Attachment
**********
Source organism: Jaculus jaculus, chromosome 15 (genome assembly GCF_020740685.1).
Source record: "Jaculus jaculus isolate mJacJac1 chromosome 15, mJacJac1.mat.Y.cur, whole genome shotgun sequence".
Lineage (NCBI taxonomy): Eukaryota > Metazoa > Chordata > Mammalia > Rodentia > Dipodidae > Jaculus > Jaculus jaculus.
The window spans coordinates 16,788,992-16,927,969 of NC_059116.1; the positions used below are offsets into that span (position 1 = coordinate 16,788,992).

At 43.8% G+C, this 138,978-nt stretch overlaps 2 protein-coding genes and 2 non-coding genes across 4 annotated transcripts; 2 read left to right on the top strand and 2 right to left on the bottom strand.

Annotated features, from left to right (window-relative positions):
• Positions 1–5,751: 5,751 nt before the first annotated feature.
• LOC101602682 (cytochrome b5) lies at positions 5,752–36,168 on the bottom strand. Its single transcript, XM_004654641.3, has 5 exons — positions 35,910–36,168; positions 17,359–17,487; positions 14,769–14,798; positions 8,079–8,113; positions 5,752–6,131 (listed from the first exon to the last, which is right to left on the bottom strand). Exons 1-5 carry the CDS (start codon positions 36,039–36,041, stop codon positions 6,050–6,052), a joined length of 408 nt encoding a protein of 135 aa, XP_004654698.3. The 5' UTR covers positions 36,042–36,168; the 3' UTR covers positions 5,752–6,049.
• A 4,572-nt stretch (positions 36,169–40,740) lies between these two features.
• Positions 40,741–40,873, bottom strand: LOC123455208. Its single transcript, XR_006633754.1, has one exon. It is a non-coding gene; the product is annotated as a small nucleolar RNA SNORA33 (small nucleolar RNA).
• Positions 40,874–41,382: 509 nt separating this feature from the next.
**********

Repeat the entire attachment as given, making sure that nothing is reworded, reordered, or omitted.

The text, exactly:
Source organism: Jaculus jaculus, chromosome 15 (genome assembly GCF_020740685.1).
Source record: "Jaculus jaculus isolate mJacJac1 chromosome 15, mJacJac1.mat.Y.cur, whole genome shotgun sequence".
Lineage (NCBI taxonomy): Eukaryota > Metazoa > Chordata > Mammalia > Rodentia > Dipodidae > Jaculus > Jaculus jaculus.
The window spans coordinates 16,788,992-16,927,969 of NC_059116.1; the positions used below are offsets into that span (position 1 = coordinate 16,788,992).

At 43.8% G+C, this 138,978-nt stretch overlaps 2 protein-coding genes and 2 non-coding genes across 4 annotated transcripts; 2 read left to right on the top strand and 2 right to left on the bottom strand.

Annotated features, from left to right (window-relative positions):
• Positions 1–5,751: 5,751 nt before the first annotated feature.
• LOC101602682 (cytochrome b5) lies at positions 5,752–36,168 on the bottom strand. Its single transcript, XM_004654641.3, has 5 exons — positions 35,910–36,168; positions 17,359–17,487; positions 14,769–14,798; positions 8,079–8,113; positions 5,752–6,131 (listed from the first exon to the last, which is right to left on the bottom strand). Exons 1-5 carry the CDS (start codon positions 36,039–36,041, stop codon positions 6,050–6,052), a joined length of 408 nt encoding a protein of 135 aa, XP_004654698.3. The 5' UTR covers positions 36,042–36,168; the 3' UTR covers positions 5,752–6,049.
• A 4,572-nt stretch (positions 36,169–40,740) lies between these two features.
• Positions 40,741–40,873, bottom strand: LOC123455208. Its single transcript, XR_006633754.1, has one exon. It is a non-coding gene; the product is annotated as a small nucleolar RNA SNORA33 (small nucleolar RNA).
• Positions 40,874–41,382: 509 nt separating this feature from the next.